– Whoa! What did I say? Chairsercise? – [Stevie] Yeah, something like that. – Okay, whatever. – [Stevie] A weight loss
program intended to prevent pain or injury by doing it
completely sitting down. It was invented by fitness
trainer, Daryl Madison but we weren’t sure exactly
which year he invented it so, we called him and he told
us he created it in 2007. – Whoa, wow.
– Yeah, see. It’s simple. All right, so, I got the point. Man, we are all tied up. – Tied up! – [Both] Round five. – Okay, let’s see this last exercise. Hello David. – What’s David gonna do with that pole? (laughing) I wonder. – [David] You guys ready? – So ready.
– Oh yeah, I’ve been ready my whole life. What, whoa, what? (laughing) – David. – Please tell me whenever
you want me to stop. – Please don’t make eye
contact as you come around. – I’m slipping now. – What else have you got? – Oh, I’m dizzy. – Hold on, that was absolutely incredible. – He’s not pole dancing. – He is but he’s pole spinning. – He’s pole-exercising. – Have you ever seen pole dancing because that does happen sometimes. – No. – Pole dancing as an exercise,
I think, is the thing that we’re trying to guess. Okay, we’ve kinda determined that this whole knocking the
other guy’s ball out of the way is kind of a cheap way to win. So, for this final round. – Yeah, it’s very cowardly. – We can’t touch each other’s balls in this final round, okay. And, by the way, you also did it to me before I did it to you. – That’s true. – You touched my ball,
then I touched your ball. Now, what we’re gonna do, you
can’t touch each other’s balls but that means the guy that goes first has a slight advantage now. Since you won this game
last time, we’re tied. I’m going to get to go first. – Hmm. – Don’t overthink it. If you’re trying to figure out why we just came up with
that, don’t overthink it. – Well, you have the advantage
because now you can block me cause I can’t hit you. – Right. I’ve only been aware of
people using the pole for things other than, you
know, just for exercise, in the last 12 to 15 years. That’s not an option so, it’s
gotta be the ’80s or the ’90s. So, I’m gonna try to land on the ’80s which will kinda block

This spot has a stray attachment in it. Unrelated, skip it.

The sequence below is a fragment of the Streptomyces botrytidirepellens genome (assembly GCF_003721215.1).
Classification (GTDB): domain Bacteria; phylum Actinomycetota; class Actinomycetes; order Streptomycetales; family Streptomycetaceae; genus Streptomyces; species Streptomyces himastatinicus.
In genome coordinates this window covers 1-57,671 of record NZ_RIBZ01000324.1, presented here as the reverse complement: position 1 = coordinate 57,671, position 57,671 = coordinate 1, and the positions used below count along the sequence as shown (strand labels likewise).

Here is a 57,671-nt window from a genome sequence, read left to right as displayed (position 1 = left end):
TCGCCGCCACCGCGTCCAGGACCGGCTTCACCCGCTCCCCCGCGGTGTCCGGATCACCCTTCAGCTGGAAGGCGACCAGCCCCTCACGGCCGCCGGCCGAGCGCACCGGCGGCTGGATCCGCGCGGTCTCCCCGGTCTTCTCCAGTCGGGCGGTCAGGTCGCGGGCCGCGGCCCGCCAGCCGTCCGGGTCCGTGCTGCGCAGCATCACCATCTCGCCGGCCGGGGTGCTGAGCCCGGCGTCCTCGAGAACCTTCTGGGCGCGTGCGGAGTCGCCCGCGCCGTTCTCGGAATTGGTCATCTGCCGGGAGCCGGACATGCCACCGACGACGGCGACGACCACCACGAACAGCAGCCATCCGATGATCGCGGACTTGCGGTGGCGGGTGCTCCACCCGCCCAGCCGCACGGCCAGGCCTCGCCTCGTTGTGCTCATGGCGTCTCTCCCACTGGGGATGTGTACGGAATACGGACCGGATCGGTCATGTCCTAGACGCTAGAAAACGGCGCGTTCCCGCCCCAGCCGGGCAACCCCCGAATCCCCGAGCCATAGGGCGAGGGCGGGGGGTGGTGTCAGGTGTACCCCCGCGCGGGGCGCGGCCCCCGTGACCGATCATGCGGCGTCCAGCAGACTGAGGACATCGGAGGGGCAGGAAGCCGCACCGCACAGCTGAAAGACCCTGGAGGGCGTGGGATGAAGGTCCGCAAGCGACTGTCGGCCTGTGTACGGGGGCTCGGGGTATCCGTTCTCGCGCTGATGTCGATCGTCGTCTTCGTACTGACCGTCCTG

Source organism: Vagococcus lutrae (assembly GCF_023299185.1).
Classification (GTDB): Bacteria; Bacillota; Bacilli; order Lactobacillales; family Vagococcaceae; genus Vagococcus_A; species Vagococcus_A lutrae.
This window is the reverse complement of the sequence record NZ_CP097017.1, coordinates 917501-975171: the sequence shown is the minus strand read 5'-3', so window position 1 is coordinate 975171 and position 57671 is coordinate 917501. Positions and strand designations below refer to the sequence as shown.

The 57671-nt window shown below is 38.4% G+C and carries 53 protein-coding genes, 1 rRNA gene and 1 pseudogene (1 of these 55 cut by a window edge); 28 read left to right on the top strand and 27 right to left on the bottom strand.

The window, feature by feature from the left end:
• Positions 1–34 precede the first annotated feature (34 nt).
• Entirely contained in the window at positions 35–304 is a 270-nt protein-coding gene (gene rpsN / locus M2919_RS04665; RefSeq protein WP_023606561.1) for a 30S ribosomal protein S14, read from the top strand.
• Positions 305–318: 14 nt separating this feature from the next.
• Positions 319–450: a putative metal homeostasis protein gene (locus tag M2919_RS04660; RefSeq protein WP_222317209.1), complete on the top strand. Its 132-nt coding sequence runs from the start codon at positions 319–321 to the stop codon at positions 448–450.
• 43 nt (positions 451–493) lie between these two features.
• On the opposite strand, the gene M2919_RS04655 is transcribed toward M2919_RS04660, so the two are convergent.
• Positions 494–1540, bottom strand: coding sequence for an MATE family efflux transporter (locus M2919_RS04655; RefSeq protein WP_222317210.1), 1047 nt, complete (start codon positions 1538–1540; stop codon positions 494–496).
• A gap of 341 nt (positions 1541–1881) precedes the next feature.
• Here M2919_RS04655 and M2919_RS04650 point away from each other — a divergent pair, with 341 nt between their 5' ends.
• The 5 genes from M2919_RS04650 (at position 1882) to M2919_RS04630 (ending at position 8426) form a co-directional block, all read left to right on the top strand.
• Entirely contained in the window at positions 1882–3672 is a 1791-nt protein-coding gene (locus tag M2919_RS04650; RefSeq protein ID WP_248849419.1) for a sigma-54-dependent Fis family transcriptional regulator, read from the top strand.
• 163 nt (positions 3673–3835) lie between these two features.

you and make you have to reach around for the ’90s. (plastic scraping) – [Link] I think you went too far. Oh, too short. – [Rhett] Dang it! – I think you’re right. This is a recent thing. We know 2000’s off the board
so, I’m going for ’90s. Now, if I touch you. – You lose. – I’m disqualified. – Yeah, don’t touch my ball. – All right, here we go. Just gotta nudge, kinda
close to you and nestle. (plastic scraping) In the ’90s. You’re out! – Yep, okay, I can’t see
how you could not win unless pole dancing was invented in 1910. (laughing) Which has already been an answer. – [Stevie] Okay, so yes, David was demonstrating pole dancing. It’s believed to have
originated as a performative art in America when the Hoochie
Coochie girls danced while they set up tent
poles at fairs in the 1920s but this was first
taught to non-performers as a fitness class by Fawnia
Mondey Dietrich in 1994. – [Link] Woo! – There you go. Congratulations Link. That means I got to wear a sweaty headband in “Good Mythical Morning”. – And I get a celebratory
twirl from David. – Woo! – Look at that. (laughing) Thank you for subscribing
and clicking that bell. – You know what time it is. – Hi, this is Yani. Currently at the Florida
Barrier Reef off the coast of Key West and it’s time to
spin the Wheel of Mythicality. (water splashing) – Camera’s ruined. – Oh my gosh. Does she ever come up?
– Click the top link to watch and see if we can match the crew to their terrible gym story
in “Good Mythical Morning”. – And to find out where the Wheel of
Mythicality’s gonna land. – When I was playing with
it yesterday and I forgot to put on a mask and I inhaled
some and then I freaked out and I started snorting
water over by the sink and trying to make myself throw up. It was very painful. – Painful, indeed.